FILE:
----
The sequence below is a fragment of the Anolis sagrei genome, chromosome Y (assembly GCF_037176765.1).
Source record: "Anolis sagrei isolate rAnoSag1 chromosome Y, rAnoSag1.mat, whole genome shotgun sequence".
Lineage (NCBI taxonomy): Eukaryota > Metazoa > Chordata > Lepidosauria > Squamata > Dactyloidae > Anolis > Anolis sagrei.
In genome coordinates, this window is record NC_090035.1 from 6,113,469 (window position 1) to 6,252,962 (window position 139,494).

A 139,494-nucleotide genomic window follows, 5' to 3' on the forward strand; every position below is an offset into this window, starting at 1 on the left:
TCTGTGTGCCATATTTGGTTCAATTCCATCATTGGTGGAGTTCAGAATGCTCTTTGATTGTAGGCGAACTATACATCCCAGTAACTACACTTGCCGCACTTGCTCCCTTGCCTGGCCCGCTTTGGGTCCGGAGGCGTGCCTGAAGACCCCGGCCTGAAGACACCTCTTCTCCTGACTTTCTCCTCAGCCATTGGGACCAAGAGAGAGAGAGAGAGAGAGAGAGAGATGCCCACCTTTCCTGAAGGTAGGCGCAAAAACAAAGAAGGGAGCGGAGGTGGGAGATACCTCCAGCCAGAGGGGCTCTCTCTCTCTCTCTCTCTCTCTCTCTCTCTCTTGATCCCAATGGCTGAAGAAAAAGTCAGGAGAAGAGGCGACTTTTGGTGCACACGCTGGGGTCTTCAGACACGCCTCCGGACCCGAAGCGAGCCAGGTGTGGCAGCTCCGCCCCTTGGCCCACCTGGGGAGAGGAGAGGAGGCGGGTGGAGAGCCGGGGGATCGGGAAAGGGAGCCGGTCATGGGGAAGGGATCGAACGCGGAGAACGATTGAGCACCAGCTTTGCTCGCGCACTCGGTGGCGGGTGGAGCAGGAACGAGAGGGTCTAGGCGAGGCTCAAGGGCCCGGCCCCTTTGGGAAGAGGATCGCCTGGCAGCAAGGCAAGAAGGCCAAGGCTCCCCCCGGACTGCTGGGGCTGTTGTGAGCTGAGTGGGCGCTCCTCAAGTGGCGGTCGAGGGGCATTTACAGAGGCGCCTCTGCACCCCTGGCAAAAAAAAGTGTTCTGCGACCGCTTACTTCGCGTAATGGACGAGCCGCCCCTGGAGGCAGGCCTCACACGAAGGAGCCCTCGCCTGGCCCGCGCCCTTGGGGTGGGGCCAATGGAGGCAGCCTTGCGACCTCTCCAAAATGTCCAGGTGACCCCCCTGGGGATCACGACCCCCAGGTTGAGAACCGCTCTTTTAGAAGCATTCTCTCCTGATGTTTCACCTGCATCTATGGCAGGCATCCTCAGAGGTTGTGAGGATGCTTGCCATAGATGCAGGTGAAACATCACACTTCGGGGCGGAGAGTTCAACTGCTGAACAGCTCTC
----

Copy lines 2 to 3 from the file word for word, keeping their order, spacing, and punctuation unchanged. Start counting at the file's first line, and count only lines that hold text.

Source record: "Anolis sagrei isolate rAnoSag1 chromosome Y, rAnoSag1.mat, whole genome shotgun sequence".
Lineage (NCBI taxonomy): Eukaryota > Metazoa > Chordata > Lepidosauria > Squamata > Dactyloidae > Anolis > Anolis sagrei.